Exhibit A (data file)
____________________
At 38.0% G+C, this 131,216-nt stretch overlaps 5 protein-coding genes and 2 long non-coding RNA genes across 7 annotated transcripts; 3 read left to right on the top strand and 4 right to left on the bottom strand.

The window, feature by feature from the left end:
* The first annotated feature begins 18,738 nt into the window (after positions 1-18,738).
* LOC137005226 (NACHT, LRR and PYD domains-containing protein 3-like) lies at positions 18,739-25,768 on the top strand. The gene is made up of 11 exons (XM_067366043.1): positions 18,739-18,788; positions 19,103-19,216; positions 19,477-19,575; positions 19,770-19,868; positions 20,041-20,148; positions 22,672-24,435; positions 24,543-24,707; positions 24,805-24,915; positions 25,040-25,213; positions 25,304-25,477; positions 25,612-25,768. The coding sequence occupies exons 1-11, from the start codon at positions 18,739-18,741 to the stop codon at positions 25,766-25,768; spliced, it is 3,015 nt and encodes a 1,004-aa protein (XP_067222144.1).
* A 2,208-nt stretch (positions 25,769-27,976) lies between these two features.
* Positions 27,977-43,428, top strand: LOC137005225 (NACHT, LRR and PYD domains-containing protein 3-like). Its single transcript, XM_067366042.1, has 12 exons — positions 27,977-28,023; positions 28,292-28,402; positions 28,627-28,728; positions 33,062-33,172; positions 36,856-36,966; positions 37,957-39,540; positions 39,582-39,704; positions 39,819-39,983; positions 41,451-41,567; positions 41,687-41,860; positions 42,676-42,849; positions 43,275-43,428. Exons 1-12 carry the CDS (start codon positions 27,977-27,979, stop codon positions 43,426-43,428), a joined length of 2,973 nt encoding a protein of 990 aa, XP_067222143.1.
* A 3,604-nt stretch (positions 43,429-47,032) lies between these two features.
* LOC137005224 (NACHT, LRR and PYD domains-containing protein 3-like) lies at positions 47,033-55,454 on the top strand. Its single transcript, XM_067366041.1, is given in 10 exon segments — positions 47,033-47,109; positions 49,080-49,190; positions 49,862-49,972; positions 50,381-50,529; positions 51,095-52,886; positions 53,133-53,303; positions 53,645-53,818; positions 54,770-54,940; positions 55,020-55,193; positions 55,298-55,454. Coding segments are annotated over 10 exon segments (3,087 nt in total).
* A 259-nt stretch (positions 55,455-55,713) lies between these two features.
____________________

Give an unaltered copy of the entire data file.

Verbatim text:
At 38.0% G+C, this 131,216-nt stretch overlaps 5 protein-coding genes and 2 long non-coding RNA genes across 7 annotated transcripts; 3 read left to right on the top strand and 4 right to left on the bottom strand.

The window, feature by feature from the left end:
* The first annotated feature begins 18,738 nt into the window (after positions 1-18,738).
* LOC137005226 (NACHT, LRR and PYD domains-containing protein 3-like) lies at positions 18,739-25,768 on the top strand. The gene is made up of 11 exons (XM_067366043.1): positions 18,739-18,788; positions 19,103-19,216; positions 19,477-19,575; positions 19,770-19,868; positions 20,041-20,148; positions 22,672-24,435; positions 24,543-24,707; positions 24,805-24,915; positions 25,040-25,213; positions 25,304-25,477; positions 25,612-25,768. The coding sequence occupies exons 1-11, from the start codon at positions 18,739-18,741 to the stop codon at positions 25,766-25,768; spliced, it is 3,015 nt and encodes a 1,004-aa protein (XP_067222144.1).
* A 2,208-nt stretch (positions 25,769-27,976) lies between these two features.
* Positions 27,977-43,428, top strand: LOC137005225 (NACHT, LRR and PYD domains-containing protein 3-like). Its single transcript, XM_067366042.1, has 12 exons — positions 27,977-28,023; positions 28,292-28,402; positions 28,627-28,728; positions 33,062-33,172; positions 36,856-36,966; positions 37,957-39,540; positions 39,582-39,704; positions 39,819-39,983; positions 41,451-41,567; positions 41,687-41,860; positions 42,676-42,849; positions 43,275-43,428. Exons 1-12 carry the CDS (start codon positions 27,977-27,979, stop codon positions 43,426-43,428), a joined length of 2,973 nt encoding a protein of 990 aa, XP_067222143.1.
* A 3,604-nt stretch (positions 43,429-47,032) lies between these two features.
* LOC137005224 (NACHT, LRR and PYD domains-containing protein 3-like) lies at positions 47,033-55,454 on the top strand. Its single transcript, XM_067366041.1, is given in 10 exon segments — positions 47,033-47,109; positions 49,080-49,190; positions 49,862-49,972; positions 50,381-50,529; positions 51,095-52,886; positions 53,133-53,303; positions 53,645-53,818; positions 54,770-54,940; positions 55,020-55,193; positions 55,298-55,454. Coding segments are annotated over 10 exon segments (3,087 nt in total).
* A 259-nt stretch (positions 55,455-55,713) lies between these two features.